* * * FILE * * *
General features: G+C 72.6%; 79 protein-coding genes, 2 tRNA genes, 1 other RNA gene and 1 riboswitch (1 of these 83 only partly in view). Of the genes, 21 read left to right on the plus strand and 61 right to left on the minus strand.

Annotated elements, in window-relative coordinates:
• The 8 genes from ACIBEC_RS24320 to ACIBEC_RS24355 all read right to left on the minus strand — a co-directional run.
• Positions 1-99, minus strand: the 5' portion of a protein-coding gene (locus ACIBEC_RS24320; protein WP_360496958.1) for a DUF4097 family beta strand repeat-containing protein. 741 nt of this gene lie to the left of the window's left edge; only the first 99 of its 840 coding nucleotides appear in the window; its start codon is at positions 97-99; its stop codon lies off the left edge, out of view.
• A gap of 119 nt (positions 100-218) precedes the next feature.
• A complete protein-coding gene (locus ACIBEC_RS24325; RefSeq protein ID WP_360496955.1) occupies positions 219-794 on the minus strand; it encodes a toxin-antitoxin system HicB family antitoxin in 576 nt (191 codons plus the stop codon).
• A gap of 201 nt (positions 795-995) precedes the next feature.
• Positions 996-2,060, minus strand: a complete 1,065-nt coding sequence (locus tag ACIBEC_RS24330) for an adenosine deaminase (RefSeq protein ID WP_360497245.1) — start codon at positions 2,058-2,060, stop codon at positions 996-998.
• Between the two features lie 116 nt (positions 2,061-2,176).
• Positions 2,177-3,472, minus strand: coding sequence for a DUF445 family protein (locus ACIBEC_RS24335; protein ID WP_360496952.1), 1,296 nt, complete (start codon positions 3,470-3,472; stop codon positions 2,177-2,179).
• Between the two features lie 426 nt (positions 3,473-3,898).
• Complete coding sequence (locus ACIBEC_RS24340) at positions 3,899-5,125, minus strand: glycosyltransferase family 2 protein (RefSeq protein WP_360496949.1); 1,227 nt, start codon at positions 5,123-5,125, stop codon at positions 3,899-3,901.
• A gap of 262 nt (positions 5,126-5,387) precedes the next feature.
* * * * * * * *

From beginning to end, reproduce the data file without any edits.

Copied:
General features: G+C 72.6%; 79 protein-coding genes, 2 tRNA genes, 1 other RNA gene and 1 riboswitch (1 of these 83 only partly in view). Of the genes, 21 read left to right on the plus strand and 61 right to left on the minus strand.

Annotated elements, in window-relative coordinates:
• The 8 genes from ACIBEC_RS24320 to ACIBEC_RS24355 all read right to left on the minus strand — a co-directional run.
• Positions 1-99, minus strand: the 5' portion of a protein-coding gene (locus ACIBEC_RS24320; protein WP_360496958.1) for a DUF4097 family beta strand repeat-containing protein. 741 nt of this gene lie to the left of the window's left edge; only the first 99 of its 840 coding nucleotides appear in the window; its start codon is at positions 97-99; its stop codon lies off the left edge, out of view.
• A gap of 119 nt (positions 100-218) precedes the next feature.
• A complete protein-coding gene (locus ACIBEC_RS24325; RefSeq protein ID WP_360496955.1) occupies positions 219-794 on the minus strand; it encodes a toxin-antitoxin system HicB family antitoxin in 576 nt (191 codons plus the stop codon).
• A gap of 201 nt (positions 795-995) precedes the next feature.
• Positions 996-2,060, minus strand: a complete 1,065-nt coding sequence (locus tag ACIBEC_RS24330) for an adenosine deaminase (RefSeq protein ID WP_360497245.1) — start codon at positions 2,058-2,060, stop codon at positions 996-998.
• Between the two features lie 116 nt (positions 2,061-2,176).
• Positions 2,177-3,472, minus strand: coding sequence for a DUF445 family protein (locus ACIBEC_RS24335; protein ID WP_360496952.1), 1,296 nt, complete (start codon positions 3,470-3,472; stop codon positions 2,177-2,179).
• Between the two features lie 426 nt (positions 3,473-3,898).
• Complete coding sequence (locus ACIBEC_RS24340) at positions 3,899-5,125, minus strand: glycosyltransferase family 2 protein (RefSeq protein WP_360496949.1); 1,227 nt, start codon at positions 5,123-5,125, stop codon at positions 3,899-3,901.
• A gap of 262 nt (positions 5,126-5,387) precedes the next feature.